WASHINGTON – The Bush administration faced a revolt in the House on Wednesday as members of the Armed Services Committee voted to delay the 2005 round of military base closings for another two years.
One after another, lawmakers criticized the Pentagon for insisting it needs to close nearly 25 percent of the bases during a time of war and terrorism.
“Everybody in the Congress knows that we have asked the (Pentagon) to name one base that should be closed . . . and got no answer,” said Rep. Neil Abercrombie, D-Hawaii.
Committee members tried to eliminate the base-closing process Wednesday. But GOP leaders blocked the move, arguing it would provoke the White House into vetoing the 2005 defense authorization bill.
“The only thing better than delaying a (base-closing) process is doing away with it altogether,” said Rep. Gene Taylor, R-Miss., sponsor of the measure to end base closings.
His effort was backed by Rep. Jeff Miller, R-Fla., who said making a decision on closing bases during wartime “would be inappropriate.”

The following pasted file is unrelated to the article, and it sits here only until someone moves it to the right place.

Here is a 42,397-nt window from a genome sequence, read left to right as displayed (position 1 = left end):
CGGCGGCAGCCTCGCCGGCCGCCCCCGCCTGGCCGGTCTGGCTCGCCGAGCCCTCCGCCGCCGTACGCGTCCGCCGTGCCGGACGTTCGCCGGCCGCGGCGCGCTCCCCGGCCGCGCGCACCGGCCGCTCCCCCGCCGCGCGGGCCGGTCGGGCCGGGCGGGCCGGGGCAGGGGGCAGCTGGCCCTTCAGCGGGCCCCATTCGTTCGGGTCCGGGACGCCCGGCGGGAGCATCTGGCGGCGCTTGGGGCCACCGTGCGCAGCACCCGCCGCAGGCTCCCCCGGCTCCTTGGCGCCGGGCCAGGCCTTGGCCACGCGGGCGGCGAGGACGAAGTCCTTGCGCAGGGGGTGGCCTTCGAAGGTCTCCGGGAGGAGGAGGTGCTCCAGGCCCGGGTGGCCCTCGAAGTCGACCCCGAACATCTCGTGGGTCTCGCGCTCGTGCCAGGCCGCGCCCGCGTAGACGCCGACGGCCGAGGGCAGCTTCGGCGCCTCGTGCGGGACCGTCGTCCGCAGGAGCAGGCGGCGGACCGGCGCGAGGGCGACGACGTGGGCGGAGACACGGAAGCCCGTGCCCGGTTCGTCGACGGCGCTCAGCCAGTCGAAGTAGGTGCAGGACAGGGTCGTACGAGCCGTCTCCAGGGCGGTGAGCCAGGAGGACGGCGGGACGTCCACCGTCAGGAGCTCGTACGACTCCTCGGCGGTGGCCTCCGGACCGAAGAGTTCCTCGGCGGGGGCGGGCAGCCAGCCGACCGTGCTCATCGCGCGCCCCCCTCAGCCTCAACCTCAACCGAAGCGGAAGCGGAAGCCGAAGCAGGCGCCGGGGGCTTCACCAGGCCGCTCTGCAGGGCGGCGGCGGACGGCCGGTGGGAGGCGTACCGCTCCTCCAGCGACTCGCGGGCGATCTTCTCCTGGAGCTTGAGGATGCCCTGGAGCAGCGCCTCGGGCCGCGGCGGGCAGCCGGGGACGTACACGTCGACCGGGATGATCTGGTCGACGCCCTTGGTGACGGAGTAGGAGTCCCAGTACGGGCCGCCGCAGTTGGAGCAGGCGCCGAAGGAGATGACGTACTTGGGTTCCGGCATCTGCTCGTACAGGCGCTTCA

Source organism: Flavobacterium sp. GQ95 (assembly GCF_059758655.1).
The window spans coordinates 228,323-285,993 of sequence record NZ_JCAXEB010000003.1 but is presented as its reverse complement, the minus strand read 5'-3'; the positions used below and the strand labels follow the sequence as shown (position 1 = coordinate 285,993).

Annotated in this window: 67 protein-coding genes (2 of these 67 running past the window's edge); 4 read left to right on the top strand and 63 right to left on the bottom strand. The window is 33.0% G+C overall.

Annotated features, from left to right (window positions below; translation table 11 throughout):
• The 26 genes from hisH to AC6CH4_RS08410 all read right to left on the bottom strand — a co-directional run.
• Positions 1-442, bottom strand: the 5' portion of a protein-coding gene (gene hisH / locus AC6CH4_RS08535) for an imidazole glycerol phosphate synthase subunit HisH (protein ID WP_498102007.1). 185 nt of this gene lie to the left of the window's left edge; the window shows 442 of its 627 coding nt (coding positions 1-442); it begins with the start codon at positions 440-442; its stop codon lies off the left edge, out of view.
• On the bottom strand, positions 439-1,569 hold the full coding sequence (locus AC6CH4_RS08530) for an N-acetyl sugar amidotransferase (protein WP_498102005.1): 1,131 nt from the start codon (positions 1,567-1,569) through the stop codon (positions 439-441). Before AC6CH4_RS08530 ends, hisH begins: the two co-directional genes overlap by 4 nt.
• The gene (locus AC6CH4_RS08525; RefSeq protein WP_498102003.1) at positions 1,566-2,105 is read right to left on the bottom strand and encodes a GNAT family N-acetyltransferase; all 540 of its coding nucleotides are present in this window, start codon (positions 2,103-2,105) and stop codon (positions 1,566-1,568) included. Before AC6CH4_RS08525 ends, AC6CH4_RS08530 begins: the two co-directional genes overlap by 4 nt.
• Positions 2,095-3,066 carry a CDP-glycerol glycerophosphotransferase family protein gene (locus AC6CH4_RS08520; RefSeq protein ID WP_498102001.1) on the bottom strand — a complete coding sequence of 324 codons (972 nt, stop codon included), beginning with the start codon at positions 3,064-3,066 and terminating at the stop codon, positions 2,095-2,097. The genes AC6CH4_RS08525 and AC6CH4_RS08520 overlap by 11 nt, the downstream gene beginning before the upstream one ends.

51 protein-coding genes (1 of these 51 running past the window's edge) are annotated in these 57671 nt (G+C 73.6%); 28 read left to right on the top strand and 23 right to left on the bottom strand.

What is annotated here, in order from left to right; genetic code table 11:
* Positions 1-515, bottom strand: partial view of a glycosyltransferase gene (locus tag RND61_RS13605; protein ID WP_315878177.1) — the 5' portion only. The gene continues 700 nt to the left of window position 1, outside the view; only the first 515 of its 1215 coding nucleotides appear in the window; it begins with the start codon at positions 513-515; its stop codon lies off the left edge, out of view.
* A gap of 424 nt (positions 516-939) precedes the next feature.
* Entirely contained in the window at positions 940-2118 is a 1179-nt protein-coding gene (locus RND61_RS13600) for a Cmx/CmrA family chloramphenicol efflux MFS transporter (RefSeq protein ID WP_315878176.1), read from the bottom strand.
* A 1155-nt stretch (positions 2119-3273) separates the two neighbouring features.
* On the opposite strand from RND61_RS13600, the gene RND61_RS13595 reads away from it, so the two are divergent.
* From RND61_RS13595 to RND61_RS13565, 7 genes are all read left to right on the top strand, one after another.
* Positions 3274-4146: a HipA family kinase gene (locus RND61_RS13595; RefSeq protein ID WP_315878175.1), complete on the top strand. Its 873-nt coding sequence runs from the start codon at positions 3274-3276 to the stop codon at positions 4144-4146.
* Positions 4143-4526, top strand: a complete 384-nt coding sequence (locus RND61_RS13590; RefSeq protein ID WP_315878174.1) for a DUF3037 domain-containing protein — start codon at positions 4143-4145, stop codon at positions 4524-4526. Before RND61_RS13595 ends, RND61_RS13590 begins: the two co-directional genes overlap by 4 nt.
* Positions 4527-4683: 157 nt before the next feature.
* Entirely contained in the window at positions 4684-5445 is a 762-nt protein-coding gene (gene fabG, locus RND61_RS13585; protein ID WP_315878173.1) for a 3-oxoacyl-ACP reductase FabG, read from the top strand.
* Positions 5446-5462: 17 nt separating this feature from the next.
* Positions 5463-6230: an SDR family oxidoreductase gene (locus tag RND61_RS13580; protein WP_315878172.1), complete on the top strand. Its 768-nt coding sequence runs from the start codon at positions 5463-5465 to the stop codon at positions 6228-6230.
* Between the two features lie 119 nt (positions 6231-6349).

The Pentagon wants to shut a quarter of its bases to save about $6 billion a year. Current law requires the secretary of defense to provide a list of base-closure recommendations to President Bush by May 16, 2005.
An independent base realignment and closure commission, or BRAC, would review the recommendations and make changes it thinks are warranted before giving a final list to the president in September 2005.
Pentagon spokeswoman Cheryl Irwin said the Defense Department “had every intention of following the law.”
Last year, an armed services subcommittee adopted Taylor’s plan to eliminate the 2005 round of base closings, but GOP leaders scuttled the legislation. Increased pressure within their ranks forced them to offer the two-year delay as a compromise Wednesday.
“There’s no chance to kill a BRAC,” said Rep. Joel Hefley, R-Colo., chairman of the military readiness subcommittee. “The timing is simply not right, and delaying BRAC is simply a more sensible approach.”
Rep. John McHugh, R-N.Y., one of the few lawmakers who argued that the base-closing process should progress, said he saw “the handwriting on the wall” forecasting failure for the effort to avoid another round of closings.
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